With money value also came dishonesty, I would hear kids brag about cheating their friends out of items of value, theft & break-ins were common since you could turn over the product at any flea market and to police comics & cards were not a priority (little comfort to the small store owner)
They became in effect penny bearer bonds.
But then the reality of supply & demand took over. When 5% of your market are people who actually want the product for what it is vs 95% who want it strictly to resell, prices crumble.
Suddenly people discovered they had cases of perfectly preserved miniature photos of baseball players that nobody actually wanted and that those comic books kept hermetically sealed were basically drawing and stories who only had value to people who liked the stories and/or art.
Go into any comic book or baseball card store today and you’ll find a vast array of comics 80’s & 90’s that the owners still can’t sell even at a quarter or a penny.
and THAT brings us to Superbowl 48 (or XLVIII) and this story:
On Friday, nine days before the Denver Broncos and Seattle Seahawks meet at MetLife Stadium, the cheapest ticket to buy for the Super Bowl was $1,779 on NFL Ticket Exchange, the league’s official resale site. That’s $409 cheaper than it was on the site with this many days left last year and $809 cheaper than the year before.
How low is it going? this low:
On Friday, Kimmel said he got an offer to buy a man’s tickets for face value, something he said he never expected to hear.
What has happened, the decision to play the game in an non-domed stadium outside of the sun belt has revealed the Superbowl for what it has become, pretty much a gigantic marketing phenomenon that happens to include a football game as part of it.
Consider unlike every other major American professional sport instead of a seven series for a title a single winner take all game meaning a champion is determined on only one day and there is a single change to see it.
Additionally it is the only professional championship that is not scheduled to take place in the stadium one of the two championship teams (it can happen by chance, but it never has).
The price for the lowest ticket offered is $1779 the median income in the US in 2013 is about $50,000.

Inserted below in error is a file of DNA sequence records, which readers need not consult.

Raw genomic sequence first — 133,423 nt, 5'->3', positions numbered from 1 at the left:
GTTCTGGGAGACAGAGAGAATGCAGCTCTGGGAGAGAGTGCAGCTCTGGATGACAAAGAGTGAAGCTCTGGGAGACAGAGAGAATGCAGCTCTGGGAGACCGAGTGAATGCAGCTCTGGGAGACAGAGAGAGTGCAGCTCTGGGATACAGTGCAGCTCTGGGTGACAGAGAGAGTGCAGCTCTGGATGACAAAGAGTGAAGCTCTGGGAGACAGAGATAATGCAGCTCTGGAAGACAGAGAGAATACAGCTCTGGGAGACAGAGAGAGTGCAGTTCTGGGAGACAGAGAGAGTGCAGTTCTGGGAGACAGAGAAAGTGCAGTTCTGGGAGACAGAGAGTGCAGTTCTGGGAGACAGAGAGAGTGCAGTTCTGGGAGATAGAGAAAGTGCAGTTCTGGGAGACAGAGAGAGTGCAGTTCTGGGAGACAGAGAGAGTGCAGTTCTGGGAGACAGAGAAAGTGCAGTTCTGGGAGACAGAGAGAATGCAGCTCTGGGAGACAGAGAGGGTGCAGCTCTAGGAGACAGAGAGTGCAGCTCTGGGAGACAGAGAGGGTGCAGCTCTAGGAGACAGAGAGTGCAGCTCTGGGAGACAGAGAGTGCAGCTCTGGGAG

That means for a pair of the cheapest nosebleed seats the average person needs to squirrel away a month pay for the tickets alone not counting travel, hotel, and expenses or put themselves in debt.
Not a lot of that in the Obama economy.
And even if you are a fan who manages to do that most of the time the game isn’t worth it. While we had a run of really good games in the last 10 years before then more than half the game were won by two touchdowns or more. Only 16 of the 47 super bowls to date barely over a 1/3 have been decided by one touchdown or less. Tom Brady for example has no interest in the game and I suspect it’s not just because his teams not in it.
The reality is the Superbowl is 1 part game & 8 parts spectacle/concert. All during the game the cameras pan the crowd to find the rich the famous in the stands. They are not there because they are devotees of football, because they like a perfectly executed End Around or a blitz perfectly timed, they are there because it is an event, an EXCLUSIVE event. They are there to be seen as there.
But take that exclusive event, and put it outside in cold weather where they will have to sit outside on a bench for several hours. That’s a different story. It might be comfortable in the owners box but the camera likely won’t catch you. It’s absurd, you can’t expect a Katie Perry, a Justin Beiber, a Cate Blanchette or a Meryl Strep to do sit outside in the cold and the wind just to be seen on camera for a few moments don’t you know who they are?
That’s something to be left to the Hoi Polloi.
Add to that two teams from small market cities 2000 miles from the city where the game is to be played and suddenly your grand spectacle is taking place in a stadium full of people who will be comped.
Rest assured that this will be the last Superbowl played in a cold weather stadium without a dome. the NFL’s entire marketing plan is to create an event that has to be experienced by anyone who is anyone. If people think the beautiful people aren’t really interested and the only people actually interested are actual football fans then they’ll leave it for the next happening thing.
It’s a brand new week and month. The days of wine and roses and having the mortgage paid a full week before it’s due is over.
Instead we are once again starting a new short month and unfortunately while it has 2-3 less days than any other the Mortgage bill is the same as any other.
So once again we have a $345 weekly goal to secure the cost of the mortgage and the payday for DaMagnificent Seven.
That means I need 17 of you to kick in $20 this week to get our monthly goals started on the right track.
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As the latest edition of the Superbowl gets ready to begin I marvel at the marketing wisdom of the NFL.